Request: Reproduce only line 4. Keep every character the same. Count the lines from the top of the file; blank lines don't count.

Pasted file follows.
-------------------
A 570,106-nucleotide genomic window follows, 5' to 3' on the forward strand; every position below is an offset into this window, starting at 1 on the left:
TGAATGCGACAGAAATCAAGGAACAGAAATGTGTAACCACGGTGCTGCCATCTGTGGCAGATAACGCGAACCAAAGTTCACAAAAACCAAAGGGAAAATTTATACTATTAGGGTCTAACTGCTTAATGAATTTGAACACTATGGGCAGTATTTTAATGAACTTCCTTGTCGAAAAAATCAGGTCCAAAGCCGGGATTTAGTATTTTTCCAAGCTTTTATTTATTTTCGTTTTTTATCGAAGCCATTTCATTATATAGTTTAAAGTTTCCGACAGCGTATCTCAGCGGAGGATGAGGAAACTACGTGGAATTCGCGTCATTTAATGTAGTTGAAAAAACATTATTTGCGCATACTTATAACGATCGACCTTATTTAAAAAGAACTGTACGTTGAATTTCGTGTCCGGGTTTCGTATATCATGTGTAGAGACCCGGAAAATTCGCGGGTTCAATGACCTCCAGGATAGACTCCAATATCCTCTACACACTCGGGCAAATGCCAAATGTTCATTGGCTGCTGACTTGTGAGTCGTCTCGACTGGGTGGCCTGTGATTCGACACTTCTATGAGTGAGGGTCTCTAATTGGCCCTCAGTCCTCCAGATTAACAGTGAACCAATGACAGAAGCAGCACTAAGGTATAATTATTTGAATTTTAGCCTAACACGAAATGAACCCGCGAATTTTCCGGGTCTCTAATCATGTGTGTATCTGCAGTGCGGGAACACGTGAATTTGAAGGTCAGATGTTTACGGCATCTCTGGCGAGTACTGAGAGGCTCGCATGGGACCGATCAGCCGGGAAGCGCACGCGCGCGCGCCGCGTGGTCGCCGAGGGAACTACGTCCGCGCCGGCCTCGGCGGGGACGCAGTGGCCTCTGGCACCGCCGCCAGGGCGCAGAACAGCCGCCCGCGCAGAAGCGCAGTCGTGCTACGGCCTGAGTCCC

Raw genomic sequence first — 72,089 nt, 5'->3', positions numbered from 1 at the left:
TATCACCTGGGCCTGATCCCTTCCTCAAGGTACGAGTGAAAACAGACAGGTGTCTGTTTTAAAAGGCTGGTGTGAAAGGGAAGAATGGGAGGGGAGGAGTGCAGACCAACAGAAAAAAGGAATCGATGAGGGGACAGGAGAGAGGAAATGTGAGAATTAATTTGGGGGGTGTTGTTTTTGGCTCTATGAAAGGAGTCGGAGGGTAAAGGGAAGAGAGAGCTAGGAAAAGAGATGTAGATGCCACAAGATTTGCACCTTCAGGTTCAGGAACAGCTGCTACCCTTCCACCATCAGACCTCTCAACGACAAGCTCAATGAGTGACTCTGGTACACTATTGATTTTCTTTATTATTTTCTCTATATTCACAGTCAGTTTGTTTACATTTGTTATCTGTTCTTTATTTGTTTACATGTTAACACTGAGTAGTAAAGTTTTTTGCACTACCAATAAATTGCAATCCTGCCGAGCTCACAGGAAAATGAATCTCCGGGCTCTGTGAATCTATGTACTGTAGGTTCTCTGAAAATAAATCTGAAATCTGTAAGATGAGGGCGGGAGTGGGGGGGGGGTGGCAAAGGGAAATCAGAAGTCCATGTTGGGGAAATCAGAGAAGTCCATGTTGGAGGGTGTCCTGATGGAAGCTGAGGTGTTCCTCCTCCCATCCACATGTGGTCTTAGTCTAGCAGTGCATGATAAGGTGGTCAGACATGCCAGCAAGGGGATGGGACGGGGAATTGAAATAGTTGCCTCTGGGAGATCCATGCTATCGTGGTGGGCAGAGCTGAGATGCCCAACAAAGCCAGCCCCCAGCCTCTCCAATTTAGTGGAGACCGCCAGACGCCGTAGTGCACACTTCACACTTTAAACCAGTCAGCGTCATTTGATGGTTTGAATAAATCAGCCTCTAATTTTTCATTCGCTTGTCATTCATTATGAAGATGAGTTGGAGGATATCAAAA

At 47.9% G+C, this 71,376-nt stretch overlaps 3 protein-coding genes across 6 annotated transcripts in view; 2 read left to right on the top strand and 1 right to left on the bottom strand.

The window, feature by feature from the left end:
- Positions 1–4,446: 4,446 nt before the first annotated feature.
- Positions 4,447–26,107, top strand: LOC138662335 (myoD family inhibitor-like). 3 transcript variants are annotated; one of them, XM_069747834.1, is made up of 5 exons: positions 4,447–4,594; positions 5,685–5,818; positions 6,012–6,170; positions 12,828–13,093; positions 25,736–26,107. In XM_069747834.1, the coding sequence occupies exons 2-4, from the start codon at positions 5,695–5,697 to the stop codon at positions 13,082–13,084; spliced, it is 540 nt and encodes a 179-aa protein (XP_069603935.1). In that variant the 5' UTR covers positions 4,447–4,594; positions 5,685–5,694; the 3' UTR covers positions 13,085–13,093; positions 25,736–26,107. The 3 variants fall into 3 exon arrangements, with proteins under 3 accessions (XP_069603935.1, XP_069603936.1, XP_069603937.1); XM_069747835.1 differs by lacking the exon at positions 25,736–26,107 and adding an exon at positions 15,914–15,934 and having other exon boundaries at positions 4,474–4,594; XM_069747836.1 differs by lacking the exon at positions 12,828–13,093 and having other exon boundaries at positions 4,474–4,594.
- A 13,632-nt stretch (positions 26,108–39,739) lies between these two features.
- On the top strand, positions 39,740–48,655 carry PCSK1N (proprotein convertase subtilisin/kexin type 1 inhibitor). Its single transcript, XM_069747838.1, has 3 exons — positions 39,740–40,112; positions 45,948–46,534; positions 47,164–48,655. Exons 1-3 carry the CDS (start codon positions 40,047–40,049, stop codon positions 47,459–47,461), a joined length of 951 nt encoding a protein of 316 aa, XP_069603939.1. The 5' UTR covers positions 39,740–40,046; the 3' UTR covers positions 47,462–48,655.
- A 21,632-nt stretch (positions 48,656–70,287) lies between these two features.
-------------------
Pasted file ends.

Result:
TATCACCTGGGCCTGATCCCTTCCTCAAGGTACGAGTGAAAACAGACAGGTGTCTGTTTTAAAAGGCTGGTGTGAAAGGGAAGAATGGGAGGGGAGGAGTGCAGACCAACAGAAAAAAGGAATCGATGAGGGGACAGGAGAGAGGAAATGTGAGAATTAATTTGGGGGGTGTTGTTTTTGGCTCTATGAAAGGAGTCGGAGGGTAAAGGGAAGAGAGAGCTAGGAAAAGAGATGTAGATGCCACAAGATTTGCACCTTCAGGTTCAGGAACAGCTGCTACCCTTCCACCATCAGACCTCTCAACGACAAGCTCAATGAGTGACTCTGGTACACTATTGATTTTCTTTATTATTTTCTCTATATTCACAGTCAGTTTGTTTACATTTGTTATCTGTTCTTTATTTGTTTACATGTTAACACTGAGTAGTAAAGTTTTTTGCACTACCAATAAATTGCAATCCTGCCGAGCTCACAGGAAAATGAATCTCCGGGCTCTGTGAATCTATGTACTGTAGGTTCTCTGAAAATAAATCTGAAATCTGTAAGATGAGGGCGGGAGTGGGGGGGGGGTGGCAAAGGGAAATCAGAAGTCCATGTTGGGGAAATCAGAGAAGTCCATGTTGGAGGGTGTCCTGATGGAAGCTGAGGTGTTCCTCCTCCCATCCACATGTGGTCTTAGTCTAGCAGTGCATGATAAGGTGGTCAGACATGCCAGCAAGGGGATGGGACGGGGAATTGAAATAGTTGCCTCTGGGAGATCCATGCTATCGTGGTGGGCAGAGCTGAGATGCCCAACAAAGCCAGCCCCCAGCCTCTCCAATTTAGTGGAGACCGCCAGACGCCGTAGTGCACACTTCACACTTTAAACCAGTCAGCGTCATTTGATGGTTTGAATAAATCAGCCTCTAATTTTTCATTCGCTTGTCATTCATTATGAAGATGAGTTGGAGGATATCAAAA